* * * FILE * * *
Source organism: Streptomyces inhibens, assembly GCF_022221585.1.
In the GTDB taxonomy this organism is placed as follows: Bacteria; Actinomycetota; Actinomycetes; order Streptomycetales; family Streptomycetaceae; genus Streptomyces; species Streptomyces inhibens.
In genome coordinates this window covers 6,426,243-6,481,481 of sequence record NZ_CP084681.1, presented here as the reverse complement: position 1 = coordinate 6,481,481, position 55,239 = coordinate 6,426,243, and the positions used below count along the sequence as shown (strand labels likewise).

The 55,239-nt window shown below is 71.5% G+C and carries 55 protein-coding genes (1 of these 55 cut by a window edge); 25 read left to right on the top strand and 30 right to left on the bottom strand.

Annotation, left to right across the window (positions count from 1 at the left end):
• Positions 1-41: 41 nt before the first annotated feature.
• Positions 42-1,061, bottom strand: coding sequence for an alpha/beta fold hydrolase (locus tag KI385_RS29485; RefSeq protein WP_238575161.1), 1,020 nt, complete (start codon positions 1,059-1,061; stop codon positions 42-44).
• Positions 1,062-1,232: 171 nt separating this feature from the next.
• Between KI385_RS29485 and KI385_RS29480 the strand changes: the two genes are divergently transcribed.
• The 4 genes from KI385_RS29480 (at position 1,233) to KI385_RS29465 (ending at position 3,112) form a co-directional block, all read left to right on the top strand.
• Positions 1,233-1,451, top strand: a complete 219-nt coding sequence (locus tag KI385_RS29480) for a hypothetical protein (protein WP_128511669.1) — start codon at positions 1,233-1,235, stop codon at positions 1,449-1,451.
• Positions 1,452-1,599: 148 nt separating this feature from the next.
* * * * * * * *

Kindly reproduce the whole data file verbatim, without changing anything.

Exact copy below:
Source organism: Streptomyces inhibens, assembly GCF_022221585.1.
In the GTDB taxonomy this organism is placed as follows: Bacteria; Actinomycetota; Actinomycetes; order Streptomycetales; family Streptomycetaceae; genus Streptomyces; species Streptomyces inhibens.
In genome coordinates this window covers 6,426,243-6,481,481 of sequence record NZ_CP084681.1, presented here as the reverse complement: position 1 = coordinate 6,481,481, position 55,239 = coordinate 6,426,243, and the positions used below count along the sequence as shown (strand labels likewise).

The 55,239-nt window shown below is 71.5% G+C and carries 55 protein-coding genes (1 of these 55 cut by a window edge); 25 read left to right on the top strand and 30 right to left on the bottom strand.

Annotation, left to right across the window (positions count from 1 at the left end):
• Positions 1-41: 41 nt before the first annotated feature.
• Positions 42-1,061, bottom strand: coding sequence for an alpha/beta fold hydrolase (locus tag KI385_RS29485; RefSeq protein WP_238575161.1), 1,020 nt, complete (start codon positions 1,059-1,061; stop codon positions 42-44).
• Positions 1,062-1,232: 171 nt separating this feature from the next.
• Between KI385_RS29485 and KI385_RS29480 the strand changes: the two genes are divergently transcribed.
• The 4 genes from KI385_RS29480 (at position 1,233) to KI385_RS29465 (ending at position 3,112) form a co-directional block, all read left to right on the top strand.
• Positions 1,233-1,451, top strand: a complete 219-nt coding sequence (locus tag KI385_RS29480) for a hypothetical protein (protein WP_128511669.1) — start codon at positions 1,233-1,235, stop codon at positions 1,449-1,451.
• Positions 1,452-1,599: 148 nt separating this feature from the next.